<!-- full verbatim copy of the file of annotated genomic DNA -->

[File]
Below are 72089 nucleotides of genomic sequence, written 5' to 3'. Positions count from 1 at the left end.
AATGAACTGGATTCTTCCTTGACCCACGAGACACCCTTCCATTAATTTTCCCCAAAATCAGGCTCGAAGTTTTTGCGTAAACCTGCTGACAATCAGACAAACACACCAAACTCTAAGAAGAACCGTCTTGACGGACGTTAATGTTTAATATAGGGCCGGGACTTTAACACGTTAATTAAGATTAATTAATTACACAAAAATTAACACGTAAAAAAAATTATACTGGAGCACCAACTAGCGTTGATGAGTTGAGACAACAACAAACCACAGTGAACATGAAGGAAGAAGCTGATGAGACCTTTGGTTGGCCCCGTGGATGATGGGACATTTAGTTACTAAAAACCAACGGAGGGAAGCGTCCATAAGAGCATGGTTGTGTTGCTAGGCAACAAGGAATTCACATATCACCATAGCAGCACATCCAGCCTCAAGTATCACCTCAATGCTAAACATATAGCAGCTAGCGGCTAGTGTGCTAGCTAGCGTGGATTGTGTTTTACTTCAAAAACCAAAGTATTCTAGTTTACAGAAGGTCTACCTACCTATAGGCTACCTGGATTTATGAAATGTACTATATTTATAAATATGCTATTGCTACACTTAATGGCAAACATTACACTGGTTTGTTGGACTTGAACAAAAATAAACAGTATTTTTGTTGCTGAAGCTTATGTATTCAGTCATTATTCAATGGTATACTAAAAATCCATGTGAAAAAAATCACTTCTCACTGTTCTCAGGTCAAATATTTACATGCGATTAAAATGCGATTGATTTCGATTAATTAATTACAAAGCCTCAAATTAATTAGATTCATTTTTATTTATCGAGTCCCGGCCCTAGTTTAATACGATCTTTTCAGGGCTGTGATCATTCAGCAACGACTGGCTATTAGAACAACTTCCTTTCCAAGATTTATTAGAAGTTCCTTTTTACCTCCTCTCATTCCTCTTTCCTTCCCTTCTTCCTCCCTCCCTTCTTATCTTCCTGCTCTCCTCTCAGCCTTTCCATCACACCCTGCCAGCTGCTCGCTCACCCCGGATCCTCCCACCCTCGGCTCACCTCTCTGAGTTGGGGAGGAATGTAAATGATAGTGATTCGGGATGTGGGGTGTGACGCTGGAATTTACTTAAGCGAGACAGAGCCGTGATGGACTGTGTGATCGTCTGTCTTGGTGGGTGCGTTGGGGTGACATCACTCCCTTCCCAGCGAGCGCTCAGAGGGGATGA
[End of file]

Below are 72089 nucleotides of genomic sequence, written 5' to 3'. Positions count from 1 at the left end.
AATGAACTGGATTCTTCCTTGACCCACGAGACACCCTTCCATTAATTTTCCCCAAAATCAGGCTCGAAGTTTTTGCGTAAACCTGCTGACAATCAGACAAACACACCAAACTCTAAGAAGAACCGTCTTGACGGACGTTAATGTTTAATATAGGGCCGGGACTTTAACACGTTAATTAAGATTAATTAATTACACAAAAATTAACACGTAAAAAAAATTATACTGGAGCACCAACTAGCGTTGATGAGTTGAGACAACAACAAACCACAGTGAACATGAAGGAAGAAGCTGATGAGACCTTTGGTTGGCCCCGTGGATGATGGGACATTTAGTTACTAAAAACCAACGGAGGGAAGCGTCCATAAGAGCATGGTTGTGTTGCTAGGCAACAAGGAATTCACATATCACCATAGCAGCACATCCAGCCTCAAGTATCACCTCAATGCTAAACATATAGCAGCTAGCGGCTAGTGTGCTAGCTAGCGTGGATTGTGTTTTACTTCAAAAACCAAAGTATTCTAGTTTACAGAAGGTCTACCTACCTATAGGCTACCTGGATTTATGAAATGTACTATATTTATAAATATGCTATTGCTACACTTAATGGCAAACATTACACTGGTTTGTTGGACTTGAACAAAAATAAACAGTATTTTTGTTGCTGAAGCTTATGTATTCAGTCATTATTCAATGGTATACTAAAAATCCATGTGAAAAAAATCACTTCTCACTGTTCTCAGGTCAAATATTTACATGCGATTAAAATGCGATTGATTTCGATTAATTAATTACAAAGCCTCAAATTAATTAGATTCATTTTTATTTATCGAGTCCCGGCCCTAGTTTAATACGATCTTTTCAGGGCTGTGATCATTCAGCAACGACTGGCTATTAGAACAACTTCCTTTCCAAGATTTATTAGAAGTTCCTTTTTACCTCCTCTCATTCCTCTTTCCTTCCCTTCTTCCTCCCTCCCTTCTTATCTTCCTGCTCTCCTCTCAGCCTTTCCATCACACCCTGCCAGCTGCTCGCTCACCCCGGATCCTCCCACCCTCGGCTCACCTCTCTGAGTTGGGGAGGAATGTAAATGATAGTGATTCGGGATGTGGGGTGTGACGCTGGAATTTACTTAAGCGAGACAGAGCCGTGATGGACTGTGTGATCGTCTGTCTTGGTGGGTGCGTTGGGGTGACATCACTCCCTTCCCAGCGAGCGCTCAGAGGGGATGA